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Re: Proposal: /etc /usr/etc /usr/local/etc

On Wed, 2 Jul 1997, Bill Mitchell wrote:

> On Wed, 2 Jul 1997, Vadim Vygonets wrote:
> > On Tue, 1 Jul 1997, Yann Dirson wrote:
> > 
> > > Then I guess that having some sort of "search path" for config files,
> > > that is looking first if /etc contains a conffile, and only if not,
> > > taking the one installed in /usr/etc. This could even be made to use
> > > conffiles for groups (sub-sites) of computers, by using
> > > /etc:/nfs/mygroup/etc:/usr/etc as a search path.
> > 
> > Cool.  I agree it's cool.  It will take more work than my simple
> > standard solution, but it's nice.
> This sounds to me like it'd take a lot of per-package hacking.

Yes it is.

> Also, it sounds like what's being argued here hinges on whether or
> not debian should abandon Linux FSSTND compliance on this point.
> >From FSSTND-1.2:
> 4.5  /usr/etc : Site-wide system configuration [snip]

What it basically says is: you may put conffiles in /usr/etc, if you

> So, the package maintainer makes the determination of whether
> his package is to be machine-local or site-wide configurable
> by whether he places the config files in /etc or in /usr/etc.
> If he places config files in /usr/etc, he places symlinks
> to them in /etc.  The programs in his package should look in
> /etc for configuration files.

This means that the admins should manually tune all the machines.

> ( begin digression
> It occurs to me at this point towonder if debian is ready for
> prime time in networked systems of many machines each having
> a machine-local root partition with /proc, /sbin, /bin, /boot,
> /tmp, /var, /etc, ...; and a mount point for a common /usr.


> By what standard debian installation mechanism do the root
> partitions on all those machines lacking a local /usr directory
> tree get set up?  (Perhaps they're expected to have a standard
> base-system-install /usr tree, with the common /usr directory
> nfs-overmounted on that /usr leaf?)

Wasting disk space?  Thanks.  The whole point in /usr is to save disk
space (which we don't with debian's overfilled /etc), and to install /
upgrade any program only once, _once_, *once*, !!!ONCE!!!  I'm
shouting because it seems you don't get my point.  I don't wanna run
between machines when I change my proxy and want to change lynx.conf
to know it.  Or putting symlinks on each and every machine...

> (Perhaps they're expected
> to have "rm -rf /usr/*" done manually sometime after the
> debian install?)

Ridiculous, too.  Because it means that there's no Linux machine to be
installed first time with disk about 32M (I don't count swap).

> (Is there not a less labor-intensive means
> than a manual debian install to get the root partition onto
> these machines?  If not, should there not be some such means?)

What I want is: decide whether your package is in / or in /usr, and
then, put _all_ of it on _one_ of the above.

> What is the mechanism by which installation/upgrade/removal
> of packages which affects the root partition gets propagated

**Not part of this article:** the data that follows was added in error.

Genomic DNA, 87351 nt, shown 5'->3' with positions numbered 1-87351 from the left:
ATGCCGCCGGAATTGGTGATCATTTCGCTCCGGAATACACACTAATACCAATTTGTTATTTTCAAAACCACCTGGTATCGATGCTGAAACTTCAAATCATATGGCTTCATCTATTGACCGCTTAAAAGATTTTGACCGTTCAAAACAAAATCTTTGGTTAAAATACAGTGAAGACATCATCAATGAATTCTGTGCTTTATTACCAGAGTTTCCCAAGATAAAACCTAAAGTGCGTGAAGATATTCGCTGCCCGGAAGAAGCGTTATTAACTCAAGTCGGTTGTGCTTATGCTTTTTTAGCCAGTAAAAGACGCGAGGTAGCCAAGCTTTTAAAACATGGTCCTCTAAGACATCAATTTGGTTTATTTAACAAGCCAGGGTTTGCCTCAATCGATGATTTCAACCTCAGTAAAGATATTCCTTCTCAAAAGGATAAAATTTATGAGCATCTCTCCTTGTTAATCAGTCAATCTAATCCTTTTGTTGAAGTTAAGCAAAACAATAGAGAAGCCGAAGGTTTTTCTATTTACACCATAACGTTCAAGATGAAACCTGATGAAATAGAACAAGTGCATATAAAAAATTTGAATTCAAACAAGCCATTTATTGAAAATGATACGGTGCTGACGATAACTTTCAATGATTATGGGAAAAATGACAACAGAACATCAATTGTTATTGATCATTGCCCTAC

> to all these separate machines?  (Surely not per-machine 
> manual twiddling)

None, I'm afraid.

> Anyhow, assuming these machines have gotten debian installed
> somehow, and that one common machine is providing a common
> /usr filesystem which the other machines have mounted,
> and the package admin issues have been dealt with, ....
> end digression)

Then what?  Then everything's alright, isn't it?

> A sysadmin might convert packages configured machine-local into
> site-wide by moving the config files from /etc on the machine
> which provides the common /usr directory tree into /usr/etc
> on that machine.  He must also emplace symlinks into /etc
> on each separate machine.  This could no doubt be mechanized.

Why should you do it at all?  Why in this world would you want to have
a local config file, when other machines (and other Unices) have
site-wide config file?

> He could also convert packages configured site-wide into
> machine-local configuration by doing the reverse.  Either
> course would leave him with a configuration which would
> probably require his manual attention when upgrading these
> packages.  Perhaps debian ought to provide some standard
> procedures/mechanisms to assist sysadmins in this.  OTOH,
> perhaps debian ought to consider this sort of tweaking as
> illegal and unsupported.

All other Unices concider it illegal.  I heard no complaints.

> I just recently resubscribed to debian-devel, and I'm still
> coming back up to speed on the state of things.  It seems
> to me, in my ignorance, that more basic issues relating
> to debian installation and administration in networked
> systems need to be nailed down here before discussion of
> these details.  (or do I misunderstand???)

I think so too.  Debian IMO must go to the direction of large
networking systems.


Vadim Vygonets * vadik@cs.huji.ac.il * vadik@debian.org * Unix admin
The fish doesn't think, because the fish knows...  everything.
	-- Arizona Dream

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